Captain Beefheart’s Odd Fish: ‘Trout Mask Replica’
Captain Beefheart’s “difficult third album” was, indeed, just that – not for Beefheart and his Magic Band, but for almost anyone else who heard it. Continuing to elicit a wide range of reactions – variously swinging between “masterpiece” and “unlistenable”, and all points in between – perhaps the only thing that every single person can agree on was captured in Lester Bangs’ adulatory Rolling Stone review of 26 July 1969: that Trout Mask Replica “may well be the most unusual and challenging musical experience you’ll have this year”.
Or, indeed, any year thereafter. Writing in The Guardian in 2006, John Harris likens it to a door in a cartoon, opened “only to find all hell – elephants, possibly, or a speeding train – breaking loose behind it”. Former XTC frontman Andy Partridge, interviewed for the same article, took another angle: “It sounds like a piece of the Somme, lifted up and put in an art gallery.”
This is, presumably, what happens when your best mate at the time is Frank Zappa, and he’s just launched a record label and gives you carte blanche to record whatever the hell you like. But the biggest surprise about Trout Mask Replica is not the musical left-turns, the non sequitur lyrics, nor the fact that it actually reached No.21 in the UK upon release (the daring French market even released ‘Pachuco Cadaver’ as a single). No, it’s that the chaos – atonal tunings; out of time (not to mention tune) vocals; sudden instrumental deluges that sound as through three different songs are being played at once – was actually meticulously planned. Beefheart and The Magic Band lived together for eight months in a rented house in an LA suburb, hammering these songs out in well documented conditions that were, by all accounts, even more perplexing than the music they were making (“positively Manson-esque” was one visitor’s observation).
Its backing tracks allegedly recorded in just one six-hour sitting, Trout Mask Replica is, then, a testament to the musical brilliance of The Magic Band at that time. You have to learn the rules before you can break them, and there is no way musicians could construct such a maelstrom if they weren’t virtuosos. Lester Bangs was right to treat the album as a free jazz record; it is much more besides, but to approach Trout Mask as a “rock” album is to set it – and yourself – up for a fall.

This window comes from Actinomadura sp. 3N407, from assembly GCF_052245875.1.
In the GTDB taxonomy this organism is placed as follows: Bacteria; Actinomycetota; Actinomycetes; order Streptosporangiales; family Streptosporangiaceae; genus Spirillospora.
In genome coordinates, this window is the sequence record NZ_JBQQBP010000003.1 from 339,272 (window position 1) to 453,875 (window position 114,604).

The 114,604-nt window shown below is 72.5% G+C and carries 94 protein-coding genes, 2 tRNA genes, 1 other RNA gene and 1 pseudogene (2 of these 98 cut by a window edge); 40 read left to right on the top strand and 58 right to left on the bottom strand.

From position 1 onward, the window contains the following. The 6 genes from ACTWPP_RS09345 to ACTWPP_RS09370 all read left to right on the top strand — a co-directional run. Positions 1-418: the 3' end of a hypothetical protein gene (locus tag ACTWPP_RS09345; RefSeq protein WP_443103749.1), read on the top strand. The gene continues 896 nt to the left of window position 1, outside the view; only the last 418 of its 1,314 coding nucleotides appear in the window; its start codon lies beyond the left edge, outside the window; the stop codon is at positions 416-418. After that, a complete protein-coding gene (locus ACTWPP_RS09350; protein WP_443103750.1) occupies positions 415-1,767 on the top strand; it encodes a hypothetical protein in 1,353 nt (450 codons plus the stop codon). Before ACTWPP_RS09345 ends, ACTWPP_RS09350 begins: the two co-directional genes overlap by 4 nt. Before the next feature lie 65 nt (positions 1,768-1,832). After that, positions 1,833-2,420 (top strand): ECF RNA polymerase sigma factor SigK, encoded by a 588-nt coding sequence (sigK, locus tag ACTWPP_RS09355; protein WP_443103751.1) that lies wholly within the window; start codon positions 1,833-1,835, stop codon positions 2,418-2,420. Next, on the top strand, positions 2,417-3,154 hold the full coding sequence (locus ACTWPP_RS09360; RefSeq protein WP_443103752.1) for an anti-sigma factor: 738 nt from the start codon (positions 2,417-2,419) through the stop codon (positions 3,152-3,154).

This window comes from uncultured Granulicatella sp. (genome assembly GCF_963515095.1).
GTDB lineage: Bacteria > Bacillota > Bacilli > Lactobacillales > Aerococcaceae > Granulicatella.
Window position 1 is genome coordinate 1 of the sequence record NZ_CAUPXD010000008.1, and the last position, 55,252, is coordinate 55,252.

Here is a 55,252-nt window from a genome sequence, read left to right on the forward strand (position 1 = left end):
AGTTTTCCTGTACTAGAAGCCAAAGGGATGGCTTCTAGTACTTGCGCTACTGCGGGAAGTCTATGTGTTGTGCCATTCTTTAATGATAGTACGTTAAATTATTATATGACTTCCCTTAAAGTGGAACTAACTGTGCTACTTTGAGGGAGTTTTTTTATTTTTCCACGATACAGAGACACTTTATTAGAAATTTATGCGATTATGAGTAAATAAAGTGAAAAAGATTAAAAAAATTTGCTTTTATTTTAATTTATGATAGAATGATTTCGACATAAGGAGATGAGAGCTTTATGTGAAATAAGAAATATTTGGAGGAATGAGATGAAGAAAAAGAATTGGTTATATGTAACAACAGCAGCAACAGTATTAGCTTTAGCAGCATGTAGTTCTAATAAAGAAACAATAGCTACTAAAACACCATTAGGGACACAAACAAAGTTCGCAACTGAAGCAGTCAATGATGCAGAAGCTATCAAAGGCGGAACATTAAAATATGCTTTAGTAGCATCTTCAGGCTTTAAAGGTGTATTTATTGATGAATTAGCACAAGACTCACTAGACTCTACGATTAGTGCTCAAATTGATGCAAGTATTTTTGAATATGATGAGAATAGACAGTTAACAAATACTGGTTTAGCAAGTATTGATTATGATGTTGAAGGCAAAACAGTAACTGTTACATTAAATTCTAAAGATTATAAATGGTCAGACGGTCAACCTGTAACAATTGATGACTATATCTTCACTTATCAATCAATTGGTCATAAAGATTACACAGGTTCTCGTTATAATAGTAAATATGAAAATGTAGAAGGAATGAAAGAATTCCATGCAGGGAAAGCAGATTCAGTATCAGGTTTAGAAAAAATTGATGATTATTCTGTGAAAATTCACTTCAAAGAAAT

It is also the sound of unfettered musical questing: the Captain writing his songs on piano – because, well, why not, if you’d never played one before? His relative ignorance freed him from adhering to the instrument’s conventional structures, while Magic Band drummer John French transcribed the fragmented results, piecing them together and assigning various passages to differing instruments.
“The only true Dadaist in rock” was Lester Bangs’ view on Beefheart at the time – a wholly fitting description, given the album’s continued influence on musical anarchists to come, from maverick songwriter Tom Waits to post-punk experimentalists Pere Ubu. Give it time and you’ll come round, as the song structures slowly reveal themselves, and your overwhelming desire to quote phrases such as “A squid eating dough in a polyethylene bag is fast and bulbous – got me?” grants you access to an enticing – and slightly odd – club.
March 3, 2016 at 11:56 pm
Having bought it in about 72 it has been a background for my life and art, always positive. It’s good to praise the band particularly John French, Rocket Morton and the amazing Zoot Horn Rollo. I’m sure it will stand the test of time.
March 4, 2016 at 12:51 pm
It took me about 2 years to even begin the understand what the Captain was trying to do, and that was 40 years ago. I can still play this album and wonder at the sheer audacity of the musicianship. The MB deserved much more credit than the press or the Captain gave them. You can see how wonderful the musicianship is on Grow Fins, where you can hear the songs without CB’s vocals and more importantly without the absolutely shoddy production job that TMR suffered from.
It still sets the benchmark for me….
July 13, 2016 at 6:04 am
I was already a Beefheart and Magic Band devotee due to Safe As Milk LP when I purchased TMR double album in 1972. It was selling at a discount at select record shops in Australia . At first listening I thought Beefheart was playing a joke on us all. Then during the second listening I had an epiphany and realized Trout Mask Replica was pure genius. I still listen to it 44 years later. It blew me away when I discovered years later “The Blimp” is based on the live news recording of the Hindenburg airship disaster.
David J Pooley
June 17, 2017 at 9:12 am
I first heard TMR when I was 15, and it’s stayed with me ever since. Every time I listen to it I find something new hidden deep within the layers of instrumentation that totally blows me away. In truth, the modern electronic music that I adore and love so much wouldn’t exist without TMR. You can trace lines directly from the forms and techniques used in TMR to the live modular performances happening today. TMR exists in the blurred space between Art&Music&Poetry&Experiment. It pushed the boundaries of established psychedelia off the cliff. Paradigm shift. When someone asks me to explain my love of TMR I always come back to the same phrase. Sometimes something changes everything forever…